Change in Congressional Leadership Puts Employment Issues at Top of Legislative Priority List

January 16, 2007 — 2,150 views  
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When the 110th Congress commences in January 2007, the leadership of both the U. S. House of Representatives and the Senate will swing to the Democrats, and it is widely anticipated that among their top priorities are a number of legislative initiatives affecting employers and employees. These initiatives likely will be spearheaded by the new Speaker of the House Nancy Pelosi; by Senator Edward Kennedy as Chairman of the Senate Health, Education, Labor, and Pensions Committee; by Representative George Miller as head of the House Education and Workforce Committee; by Representative Sheila Jackson-Lee as head of the House Immigration Subcommittee; and by Representative John Conyers as head of the House Judiciary Committee, among others.

Increasing the Minimum Wage: At the top of the agenda is legislation to increase the federal minimum wage for the first time since 1996. One current proposal is for a total increase of $2.10 per hour from $5.15 to $7.25, in three steps over two years. House Speaker Pelosi and Chairman Miller, the proposal's biggest proponents, have promised that minimum wage legislation will go directly to the House floor within the first week of the new session and passage by the House is expected soon thereafter (a similar proposal was passed by the House prior to the August 2006 recess). However, even with the change in control in the Senate, Democrats will need some Republican support to pass the bill there. Although a few Senate Democrats, including Senator Kennedy and Senator Charles Schumer, have indicated they want a "clean" wage bill, others have indicated they are willing to add targeted tax credits to small businesses to obtain the necessary Republican votes.

Immigration Reform: Representatives Jackson-Lee and Conyers both have long track records supporting immigrant rights, and as they assume leadership of their committees, detailed proposals for comprehensive immigration reform are expected. Such proposals could include an increase in visa numbers for the H-1b visa category, creation of guest worker programs, creation of a new visa category for nurses, and increased civil penalties on employer sanctions enforcement.

Employee Free Choice Act: Under current law, employer recognition of a union is voluntary and employers presented with signed union authorization cards can require a secret ballot election supervised by the National Labor Relations Board. This Act would effectively eliminate the secret ballot process and require the Labor Board to certify a union when a majority of workers have signed authorization cards. The Act also would increase penalties against employers for engaging in unfair labor practices when employees are attempting to organize. First contracts could be imposed by an arbitration process. This bill had 215 co-sponsors (including a few Republicans) in the 109th Congress.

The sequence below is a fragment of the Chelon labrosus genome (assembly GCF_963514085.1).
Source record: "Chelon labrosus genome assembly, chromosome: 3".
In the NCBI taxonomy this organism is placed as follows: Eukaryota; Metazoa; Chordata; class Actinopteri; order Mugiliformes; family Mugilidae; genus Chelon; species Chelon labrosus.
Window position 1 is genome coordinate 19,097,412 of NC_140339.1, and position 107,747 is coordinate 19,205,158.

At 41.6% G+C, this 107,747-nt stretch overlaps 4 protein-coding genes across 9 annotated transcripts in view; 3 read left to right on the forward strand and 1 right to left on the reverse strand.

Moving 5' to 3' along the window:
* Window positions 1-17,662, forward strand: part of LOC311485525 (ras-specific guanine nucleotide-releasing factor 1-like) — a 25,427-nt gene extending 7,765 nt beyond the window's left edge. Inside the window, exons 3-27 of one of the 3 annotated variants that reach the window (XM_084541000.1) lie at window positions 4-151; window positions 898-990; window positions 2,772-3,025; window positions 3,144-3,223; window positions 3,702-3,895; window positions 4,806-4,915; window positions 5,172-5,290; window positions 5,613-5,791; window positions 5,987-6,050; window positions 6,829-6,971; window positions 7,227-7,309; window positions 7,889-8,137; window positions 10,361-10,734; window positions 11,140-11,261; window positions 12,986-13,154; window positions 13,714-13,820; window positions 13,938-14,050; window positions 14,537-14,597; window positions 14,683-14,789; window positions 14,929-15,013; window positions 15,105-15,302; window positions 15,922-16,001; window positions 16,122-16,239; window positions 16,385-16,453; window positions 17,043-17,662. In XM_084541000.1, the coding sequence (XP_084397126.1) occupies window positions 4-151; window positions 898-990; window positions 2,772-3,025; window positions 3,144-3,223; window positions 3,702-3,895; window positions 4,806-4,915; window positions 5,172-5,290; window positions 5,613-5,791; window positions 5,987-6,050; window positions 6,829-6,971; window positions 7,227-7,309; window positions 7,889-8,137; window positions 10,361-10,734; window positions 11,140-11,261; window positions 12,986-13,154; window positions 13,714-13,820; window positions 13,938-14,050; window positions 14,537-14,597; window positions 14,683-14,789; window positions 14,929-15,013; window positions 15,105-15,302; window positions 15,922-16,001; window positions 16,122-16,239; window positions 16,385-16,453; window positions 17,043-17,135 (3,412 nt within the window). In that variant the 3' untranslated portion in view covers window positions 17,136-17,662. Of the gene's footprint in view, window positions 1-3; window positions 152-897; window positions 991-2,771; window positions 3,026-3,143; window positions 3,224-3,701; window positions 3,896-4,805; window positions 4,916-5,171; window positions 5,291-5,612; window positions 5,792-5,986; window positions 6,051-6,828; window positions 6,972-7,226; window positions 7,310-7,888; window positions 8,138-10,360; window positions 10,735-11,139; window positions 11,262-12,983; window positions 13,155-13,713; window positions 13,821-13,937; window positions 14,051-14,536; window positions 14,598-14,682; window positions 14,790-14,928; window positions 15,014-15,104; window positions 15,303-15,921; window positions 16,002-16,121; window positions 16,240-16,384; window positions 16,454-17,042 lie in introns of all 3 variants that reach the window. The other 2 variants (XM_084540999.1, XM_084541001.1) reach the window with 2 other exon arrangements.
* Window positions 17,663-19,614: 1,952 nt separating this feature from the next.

Expansion of Family and Medical Leave Act: The new leadership may push a number of bills previously introduced in both the House and Senate. These bills seek to expand coverage by, for example, lowering the coverage threshold from 50 to 25 employees. The Department of Labor is also seeking comments on possible regulatory changes.

Removal of Title VII Damages Cap: The Civil Rights Act of 1991 established a cap on the amount of compensatory and punitive damages that are available for violations of Title VII of the Civil Rights Act of 1964. A top priority of Senator Kennedy is repealing this cap so that plaintiffs in discrimination lawsuits would not be limited by a damages cap.

Prohibiting Discrimination Based on Genetic Information: In the past two congresses, the Senate has passed legislation that bars discrimination based on genetic information in health insurance and employment, and that regulates the use of such information. While the House previously has blocked such legislation, enactment is a definite possibility during this session.

Prohibiting Discrimination Based on Sexual Orientation: In 2002, the Employment Non-Discrimination Act, which would bar employment discrimination based on sexual orientation under federal law, passed the Senate HELP Committee. Neither the full Senate nor the House further considered such legislation at the time, but it is likely to return in the upcoming session.

Modifications to the Americans with Disabilities Act: The leadership may choose to push legislation that would limit employers' ability to argue that employees are not disabled within the meaning of the ADA. Under this legislation, the focus would be whether an individual with an impairment was subject to discrimination. 

In-house counsel and human resource executives should closely monitor these and other developments, including potential legislation mandating paid sick leave benefits, such as the new ordinance enacted in San Francisco. Jackson Lewis will continue to monitor and report on all legislative and regulatory developments.  For questions about these and other workplace law matters, please contact the Jackson Lewis attorney with whom you regularly work, or partner Richard I. Greenberg, (212) 545-4080; [email protected].

Jackson Lewis LLP